Consummate cruiser

Warren Steptoe | VOLUME 21, ISSUE 4

Whittley’s stylish new 630 Cruiser fills a gap in the company’s line-up and will also fill a gap in many families’ weekend activities.

In my opinion, Whittley does a particularly fine job of what I’d call ‘weekenders’; small boats sometimes almost unbelievably well appointed for living aboard. The company’s range has, for some years, included the smallest Cruiser 550, the multiaward-winning Cruiser 660, and the evergreen flagship Cruisemaster 700 – yet another award winner in a stable built by this Victorian-based, proudly Australian family company.

However, between the 550 and 660 models, I’ve often thought there was a significant gap.

Between 5.5- and 6.5-metre boats lies an area where the trifecta of length versus interior space versus cost comes together in a unique blend. Available space allows for possibilities in a 6-ish-metre boat, which simply won’t fit into a 5.5-metre hull, and many times at a cost substantially below a 6.5-metre craft.

In view of its demonstrated genius at producing ‘weekenders’, what Whittley might do with a Cruiser model in this range between their 550 and 660 models always seemed to me to be a question going begging. Of course, that was until the company released a new 630 model in time to be judged in the 2006 AMIF Boat of the Year Awards.

Now I’m sure every Club Marine reader is only too well aware that boats of any size are all about compromise of some kind or another. In choosing any boat, there are indeed some hard decisions to be made and I feel that one of the things that makes Whittley’s weekenders stand out from the crowd is its astuteness in deciding what’s appropriate fitment for any given model.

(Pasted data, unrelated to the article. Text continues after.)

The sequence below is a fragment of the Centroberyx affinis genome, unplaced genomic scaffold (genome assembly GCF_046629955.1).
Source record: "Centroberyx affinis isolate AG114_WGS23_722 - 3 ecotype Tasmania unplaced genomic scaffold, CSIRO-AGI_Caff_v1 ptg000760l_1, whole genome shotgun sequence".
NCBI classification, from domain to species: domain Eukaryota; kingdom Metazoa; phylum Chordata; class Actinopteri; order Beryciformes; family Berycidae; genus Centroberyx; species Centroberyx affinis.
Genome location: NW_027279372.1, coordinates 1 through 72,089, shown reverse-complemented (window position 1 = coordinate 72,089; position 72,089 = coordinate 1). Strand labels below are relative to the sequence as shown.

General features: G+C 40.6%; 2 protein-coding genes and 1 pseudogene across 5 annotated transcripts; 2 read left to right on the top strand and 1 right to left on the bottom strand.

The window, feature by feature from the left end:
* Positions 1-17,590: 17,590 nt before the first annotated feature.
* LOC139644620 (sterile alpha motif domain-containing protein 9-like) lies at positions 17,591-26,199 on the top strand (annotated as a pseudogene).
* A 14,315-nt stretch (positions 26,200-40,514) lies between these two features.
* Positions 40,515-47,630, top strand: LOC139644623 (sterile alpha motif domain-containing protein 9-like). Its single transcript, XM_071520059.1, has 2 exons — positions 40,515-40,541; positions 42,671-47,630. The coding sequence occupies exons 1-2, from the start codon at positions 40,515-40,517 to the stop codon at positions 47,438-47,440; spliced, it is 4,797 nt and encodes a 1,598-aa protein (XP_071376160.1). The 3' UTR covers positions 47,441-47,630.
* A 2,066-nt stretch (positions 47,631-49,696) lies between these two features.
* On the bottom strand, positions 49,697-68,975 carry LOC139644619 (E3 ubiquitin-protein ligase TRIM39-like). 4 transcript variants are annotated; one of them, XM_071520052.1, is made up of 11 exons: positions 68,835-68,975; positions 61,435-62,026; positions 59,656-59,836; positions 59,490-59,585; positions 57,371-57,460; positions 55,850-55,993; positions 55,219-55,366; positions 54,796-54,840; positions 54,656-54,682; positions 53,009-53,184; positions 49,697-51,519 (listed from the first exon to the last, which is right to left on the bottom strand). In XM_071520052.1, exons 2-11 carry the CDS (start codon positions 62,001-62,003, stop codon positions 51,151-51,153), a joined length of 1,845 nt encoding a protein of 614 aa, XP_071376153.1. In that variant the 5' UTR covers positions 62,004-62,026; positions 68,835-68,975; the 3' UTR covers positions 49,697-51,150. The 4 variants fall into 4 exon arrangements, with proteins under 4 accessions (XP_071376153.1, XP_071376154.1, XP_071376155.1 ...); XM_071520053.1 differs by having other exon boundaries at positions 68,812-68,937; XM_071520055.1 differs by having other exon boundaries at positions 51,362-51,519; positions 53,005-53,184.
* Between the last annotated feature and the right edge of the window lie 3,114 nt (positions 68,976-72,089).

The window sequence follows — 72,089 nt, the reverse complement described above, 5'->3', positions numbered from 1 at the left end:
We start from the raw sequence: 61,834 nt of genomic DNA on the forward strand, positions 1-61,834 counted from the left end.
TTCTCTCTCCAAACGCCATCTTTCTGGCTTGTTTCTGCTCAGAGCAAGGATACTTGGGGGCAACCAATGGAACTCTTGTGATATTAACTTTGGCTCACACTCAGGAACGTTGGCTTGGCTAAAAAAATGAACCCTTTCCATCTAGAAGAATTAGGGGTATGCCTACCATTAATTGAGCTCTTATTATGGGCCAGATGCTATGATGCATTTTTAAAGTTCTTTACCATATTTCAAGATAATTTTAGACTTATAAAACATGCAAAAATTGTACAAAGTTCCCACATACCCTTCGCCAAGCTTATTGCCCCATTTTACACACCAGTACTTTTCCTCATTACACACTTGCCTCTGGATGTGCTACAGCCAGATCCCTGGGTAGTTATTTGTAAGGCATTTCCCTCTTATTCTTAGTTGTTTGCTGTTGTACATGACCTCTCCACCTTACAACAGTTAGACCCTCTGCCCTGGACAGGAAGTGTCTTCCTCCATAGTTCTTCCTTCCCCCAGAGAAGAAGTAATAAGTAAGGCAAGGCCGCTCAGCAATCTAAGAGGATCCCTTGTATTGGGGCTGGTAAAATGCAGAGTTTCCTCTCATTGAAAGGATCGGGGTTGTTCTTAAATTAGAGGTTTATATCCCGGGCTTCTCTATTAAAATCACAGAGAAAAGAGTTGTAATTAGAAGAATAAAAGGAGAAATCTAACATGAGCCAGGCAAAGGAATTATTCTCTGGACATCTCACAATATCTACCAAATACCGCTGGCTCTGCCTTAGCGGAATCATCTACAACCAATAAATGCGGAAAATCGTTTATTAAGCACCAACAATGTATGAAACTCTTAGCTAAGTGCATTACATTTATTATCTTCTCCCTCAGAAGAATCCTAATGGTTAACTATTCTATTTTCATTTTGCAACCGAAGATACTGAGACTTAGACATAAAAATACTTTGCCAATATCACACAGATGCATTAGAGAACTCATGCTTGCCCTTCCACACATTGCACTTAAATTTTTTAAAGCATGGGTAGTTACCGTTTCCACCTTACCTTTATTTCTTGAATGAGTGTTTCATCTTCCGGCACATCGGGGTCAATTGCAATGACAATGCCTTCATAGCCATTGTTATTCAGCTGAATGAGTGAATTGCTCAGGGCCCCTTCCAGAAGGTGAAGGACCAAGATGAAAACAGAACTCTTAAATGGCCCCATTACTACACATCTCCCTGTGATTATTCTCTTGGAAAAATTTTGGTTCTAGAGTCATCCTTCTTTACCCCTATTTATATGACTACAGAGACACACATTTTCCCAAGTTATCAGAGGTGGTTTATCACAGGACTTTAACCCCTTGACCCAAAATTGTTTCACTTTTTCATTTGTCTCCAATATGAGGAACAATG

The new Cruiser 630 embodies this concept beautifully. Case in point: to fit a workable ‘bathroom’ into a 6-ish-metre boat would consume huge amounts of precious space, and blow costs right out as well. In the Cruiser 630, Whittley put an open air shower out on the transom deck (where, presumably, ablutions means wearing bathers) and stayed with a portable toilet tucked away under a bunk in the privacy of the cabin.

It’s a sensible compromise I think, especially since, being a Whittley, the factory has included a heat exchanger-type hot water system. These utilise the motor’s cooling system and (provided it’s running, of course) supply is only limited by freshwater availability – in this case a generous 100 litres.


While we’re talking compromise, the 630 Cruiser is nominally a four-berth boat, although realistically it’s probably more of a quite comfortable proposition for two. An aft dinette does convert into an extra double bunk, and the addition of a rear camper cover means an extra couple, or couple of kids, could sleep there. But to my mind, this would be occasional rather than a regular thing – four adults aboard a 6-metre boat overnight on a regular basis is asking a bit I’d venture.